A version of this essay was originally published at Tech.pinions, a website dedicated to informed opinions, insight and perspective on the tech industry.
The most successful companies in the technology market are often those that are able to develop broad portfolios of products and ideally create ecosystems around their products. By contrast, there are other companies that are heavily reliant on a single product. When the product is highly differentiated, that may be the basis of a decent business over time. But one of the most challenging places to be as a business is a “one-trick pony,” especially when the single product or service is relatively undifferentiated.
GoPro, Fitbit and Dropbox as one-trick ponies
GoPro: Making “capture devices”
Fitbit: Making “connected health-and-fitness devices”
Dropbox: Providing cloud-storage services.
Conceiving of a broader mission
However, none of these companies describes itself in this way. Rather, each has a broader mission statement:
GoPro’s S-1 filing contains the following couplet: “Versatile capture devices are what we make and sell. Enabling engaging content is what we do.” Fitbit’s S-1 filing contains this mission statement: “Fitbit helps people lead healthier, more active lives by empowering them with data, inspiration, and guidance to reach their goals.” And Dropbox has in the past described its mission as follows: “The mission of Dropbox is to simplify life for people around the world. Dropbox lets people bring their docs, photos and videos everywhere and share them easily. “
Each of these companies essentially monetizes solely through its single trick.
The challenge is each of these companies essentially monetizes solely through its single trick. As GoPro puts it, “To date, we have generated substantially all of our revenue from the sale of our cameras and accessories,” and Fitbit uses very similar language in its SEC filings to talk about how its device sales dominate its business, with other sources making up less than 1 percent of revenue at the time of its IPO. Meanwhile, Dropbox has essentially no business model other than paid cloud storage.
So, even though each of these companies has a broader “mission,” their business models reveal the extent to which they’re really still one-trick ponies at their core. GoPro intends to grow its content revenue meaningfully going forward but, as of its most recent filings, revenue from these efforts is still minimal.
The danger of commoditization
For each of these three companies, there’s a significant danger of commoditization, requiring a constant effort to improve their differentiation and stave off that threat. Dropbox provides the ultimate commoditized service in the form of cloud storage, and attempts to differentiate through the quality of its syncing service and its apps. However, it has also attempted to differentiate by acquiring or building new apps to act as front ends for new cloud services, notably Carousel for photos and Mailbox for email, both of which it killed off this week. As such, Dropbox’s most high-profile attempts to develop additional “tricks” have both failed, leaving it back where it started. At this point, its differentiation focus seems to be partly on providing tighter integration with third parties, notably Microsoft’s Office applications, and on Dropbox Paper, a collaboration product.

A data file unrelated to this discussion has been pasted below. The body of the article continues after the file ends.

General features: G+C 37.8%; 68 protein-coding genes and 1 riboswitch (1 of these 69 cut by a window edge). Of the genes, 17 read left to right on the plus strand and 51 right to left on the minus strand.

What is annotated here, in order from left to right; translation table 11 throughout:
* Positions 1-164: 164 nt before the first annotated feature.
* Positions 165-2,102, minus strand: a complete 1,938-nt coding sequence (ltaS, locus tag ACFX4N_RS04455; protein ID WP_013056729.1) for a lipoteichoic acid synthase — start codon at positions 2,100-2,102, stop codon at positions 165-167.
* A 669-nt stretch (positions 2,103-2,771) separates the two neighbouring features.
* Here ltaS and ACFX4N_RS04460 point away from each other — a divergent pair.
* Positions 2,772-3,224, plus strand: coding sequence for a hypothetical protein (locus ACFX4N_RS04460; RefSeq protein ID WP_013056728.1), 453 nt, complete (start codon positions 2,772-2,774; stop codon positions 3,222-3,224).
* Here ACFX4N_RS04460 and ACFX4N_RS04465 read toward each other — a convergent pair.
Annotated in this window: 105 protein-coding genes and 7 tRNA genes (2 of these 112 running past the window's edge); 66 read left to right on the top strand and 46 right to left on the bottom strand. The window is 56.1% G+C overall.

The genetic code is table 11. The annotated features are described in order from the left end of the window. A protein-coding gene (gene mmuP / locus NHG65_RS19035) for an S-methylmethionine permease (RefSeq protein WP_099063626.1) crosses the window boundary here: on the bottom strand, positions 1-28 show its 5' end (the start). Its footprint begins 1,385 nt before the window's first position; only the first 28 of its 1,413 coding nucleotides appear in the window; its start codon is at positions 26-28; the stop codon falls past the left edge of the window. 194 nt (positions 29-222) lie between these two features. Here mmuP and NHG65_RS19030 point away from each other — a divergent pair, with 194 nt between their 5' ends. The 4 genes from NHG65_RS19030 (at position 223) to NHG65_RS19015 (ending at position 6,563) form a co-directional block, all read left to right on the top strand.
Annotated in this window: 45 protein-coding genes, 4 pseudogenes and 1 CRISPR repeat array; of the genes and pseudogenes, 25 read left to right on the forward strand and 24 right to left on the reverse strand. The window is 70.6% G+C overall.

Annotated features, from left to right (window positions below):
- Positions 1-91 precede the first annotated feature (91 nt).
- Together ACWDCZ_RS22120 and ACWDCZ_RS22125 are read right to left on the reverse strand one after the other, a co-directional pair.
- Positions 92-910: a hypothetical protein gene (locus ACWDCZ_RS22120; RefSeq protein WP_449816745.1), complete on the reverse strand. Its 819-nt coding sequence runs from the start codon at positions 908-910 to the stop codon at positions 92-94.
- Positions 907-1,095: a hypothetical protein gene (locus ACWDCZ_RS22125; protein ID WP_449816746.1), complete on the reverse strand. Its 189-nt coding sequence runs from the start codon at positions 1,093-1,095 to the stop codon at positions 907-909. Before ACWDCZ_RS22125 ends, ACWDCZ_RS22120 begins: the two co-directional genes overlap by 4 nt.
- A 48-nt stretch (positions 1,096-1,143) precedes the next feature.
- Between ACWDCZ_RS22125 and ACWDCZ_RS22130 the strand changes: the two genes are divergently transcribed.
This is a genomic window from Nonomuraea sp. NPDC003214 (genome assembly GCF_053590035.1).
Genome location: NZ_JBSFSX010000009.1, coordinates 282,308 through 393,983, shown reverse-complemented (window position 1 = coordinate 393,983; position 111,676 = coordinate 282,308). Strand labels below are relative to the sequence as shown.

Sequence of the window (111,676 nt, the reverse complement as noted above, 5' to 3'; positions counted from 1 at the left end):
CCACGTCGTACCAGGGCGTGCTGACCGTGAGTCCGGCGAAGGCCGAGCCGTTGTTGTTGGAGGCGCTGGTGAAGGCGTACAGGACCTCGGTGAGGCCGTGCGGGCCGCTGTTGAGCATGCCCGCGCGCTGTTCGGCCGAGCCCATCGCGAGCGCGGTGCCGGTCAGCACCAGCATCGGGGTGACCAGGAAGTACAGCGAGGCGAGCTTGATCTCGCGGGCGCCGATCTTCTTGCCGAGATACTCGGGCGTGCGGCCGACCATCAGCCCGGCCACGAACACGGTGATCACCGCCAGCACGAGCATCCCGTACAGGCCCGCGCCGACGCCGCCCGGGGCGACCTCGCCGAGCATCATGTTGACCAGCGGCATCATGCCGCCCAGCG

For each of these three companies, there’s a significant danger of commoditization, requiring a constant effort to improve their differentiation and stave off that threat.
For GoPro, the very real danger is the combination of smartphones and cheap imitations of its capture devices undermining its core market. Its response to this threat is twofold: Playing up the advantages of more capable smartphones as controllers for its cameras, and doubling down on its branding, retail relationships and its content strategy as differentiators against more direct competitors. GoPro’s finances actually look really sound, but the market seems to be concerned that this competitive moat is inadequate.
Fitbit, meanwhile, faces new threats from both above and below its current market position. Apple is encroaching on its territory at the high end with the Apple Watch, while Xiaomi and others are capturing the low end of the fitness device market. Here, too, investors seem concerned that Fitbit’s differentiation may be inadequate to protect it against commoditization and an invasion of cheaper Chinese imitators, even though its current financials also look pretty healthy. Though Fitbit’s online and app-based dashboards are far more advanced, they generate very little revenue, and it’s not clear that every potential fitness device buyer really sees the value in those.
The threat of ecosystems
I started by talking about the power of ecosystems, and it’s some of these very ecosystems that provide some of the greatest threat to these one-trick ponies. Apple in particular poses a fairly direct threat to all three companies in different ways, while many others compete with one or more of them.
It’s going to be increasingly tough for these companies and others like them to survive and thrive in the face of competition from larger, broader-based competitors. Though focus can be a powerful thing, a singular focus on a relatively undifferentiated product continues to be a poor basis for building a long-term, sustainable business.
Jan Dawson is founder and chief analyst at Jackdaw, a technology research and consulting firm focused on the confluence of consumer devices, software, services and connectivity. During his 13 years as a technology analyst, Dawson has covered everything from DSL to LTE, and from policy and regulation to smartphones and tablets. Prior to founding Jackdaw, Dawson worked at Ovum for a number of years, most recently as chief telecoms analyst, responsible for Ovum’s telecoms research agenda globally. Reach him @jandawson.
This article originally appeared on Recode.net.